Poetica Magazine

Poetica Magazine



FENCEPOSTS OF HISTORY, REPEATING



Confined to the car, I’m back-

road infiltrating the town

that PR spin for my grad

school declares as its locale,

but, loyal to fiction, its postal

address is faux. This village

of deceiving appearances (my mother

remembers to warn me post-

graduation), once renowned

for its oversized posted

welcome sign:

No Jews


despite good fortune post-

modernly and currently there planted

by Jewish mothers fled from out-

door privy-limited, tenemented

ancestors surfaced from steerage post-

abandonment of Busk, Lodz, and farms

of the Pale. Bordering this hamlet—


moated from Semitic “infection,” broadsides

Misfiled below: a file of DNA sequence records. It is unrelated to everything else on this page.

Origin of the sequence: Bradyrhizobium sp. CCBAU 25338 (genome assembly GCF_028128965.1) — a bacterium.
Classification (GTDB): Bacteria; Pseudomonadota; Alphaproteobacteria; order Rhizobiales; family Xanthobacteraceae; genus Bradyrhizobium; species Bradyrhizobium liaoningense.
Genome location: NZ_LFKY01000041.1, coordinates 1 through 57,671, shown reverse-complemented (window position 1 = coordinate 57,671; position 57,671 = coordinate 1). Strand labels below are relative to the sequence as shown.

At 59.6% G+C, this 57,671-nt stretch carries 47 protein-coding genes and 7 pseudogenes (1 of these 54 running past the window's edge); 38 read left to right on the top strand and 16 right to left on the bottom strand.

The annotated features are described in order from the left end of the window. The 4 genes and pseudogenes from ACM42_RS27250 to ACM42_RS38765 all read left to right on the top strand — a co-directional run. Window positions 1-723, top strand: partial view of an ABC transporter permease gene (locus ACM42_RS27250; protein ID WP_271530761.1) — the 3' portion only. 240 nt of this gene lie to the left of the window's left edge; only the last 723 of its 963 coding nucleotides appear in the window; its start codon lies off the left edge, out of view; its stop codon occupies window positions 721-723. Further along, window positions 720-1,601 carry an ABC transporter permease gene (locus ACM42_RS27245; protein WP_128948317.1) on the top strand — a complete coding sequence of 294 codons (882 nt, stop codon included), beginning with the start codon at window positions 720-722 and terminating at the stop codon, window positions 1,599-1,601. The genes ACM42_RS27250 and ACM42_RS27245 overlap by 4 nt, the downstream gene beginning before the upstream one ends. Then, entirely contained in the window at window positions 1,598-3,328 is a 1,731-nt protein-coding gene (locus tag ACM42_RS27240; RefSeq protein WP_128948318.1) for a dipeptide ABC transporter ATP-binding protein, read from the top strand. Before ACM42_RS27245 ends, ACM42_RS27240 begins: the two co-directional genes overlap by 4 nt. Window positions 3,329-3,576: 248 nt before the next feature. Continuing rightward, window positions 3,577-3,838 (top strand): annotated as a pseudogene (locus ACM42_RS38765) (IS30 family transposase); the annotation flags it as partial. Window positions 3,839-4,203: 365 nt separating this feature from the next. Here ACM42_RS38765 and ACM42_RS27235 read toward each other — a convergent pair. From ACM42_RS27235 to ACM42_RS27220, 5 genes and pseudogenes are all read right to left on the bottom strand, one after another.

of the day diagnosed—poses

a city deemed safer, though I lived

and wrote and read and slept

there amid ricocheted bullets, discarded

cats gone feral, tossed syringes, spent

condoms leaking acrid puddles in the brown-

grassed park, and hourly car alarm

refrains, a descant to strains

of bathroom marriage-

breakup fights and kitchen plate-

smashing in barred-window

apartment blocks yearly repainted,


yet off-gassing VOCs of shtetls,

where hopes-of-the-future moaned

failed-to-flush toilets, bounced checks, and exiled

scraps of poetry. No sign,

in this day, prevents ingress

(or flight), no paltry-audience complaints

from poets inured to basement stages, no

tax on paper, no embargo of ink, no sword

through haystacks hiding Jewish children,

no checkpoint for identities—save

the library door you swing closed to wrack

the silence, so they will know you

are here and have planted the stacks

with the soil of your secure country:

the imagination, which could wisp

past the sentries, occupiers, pillagers,

and their singing missiles which remind

you: you are always

on the outs with a word

shaped like a promise.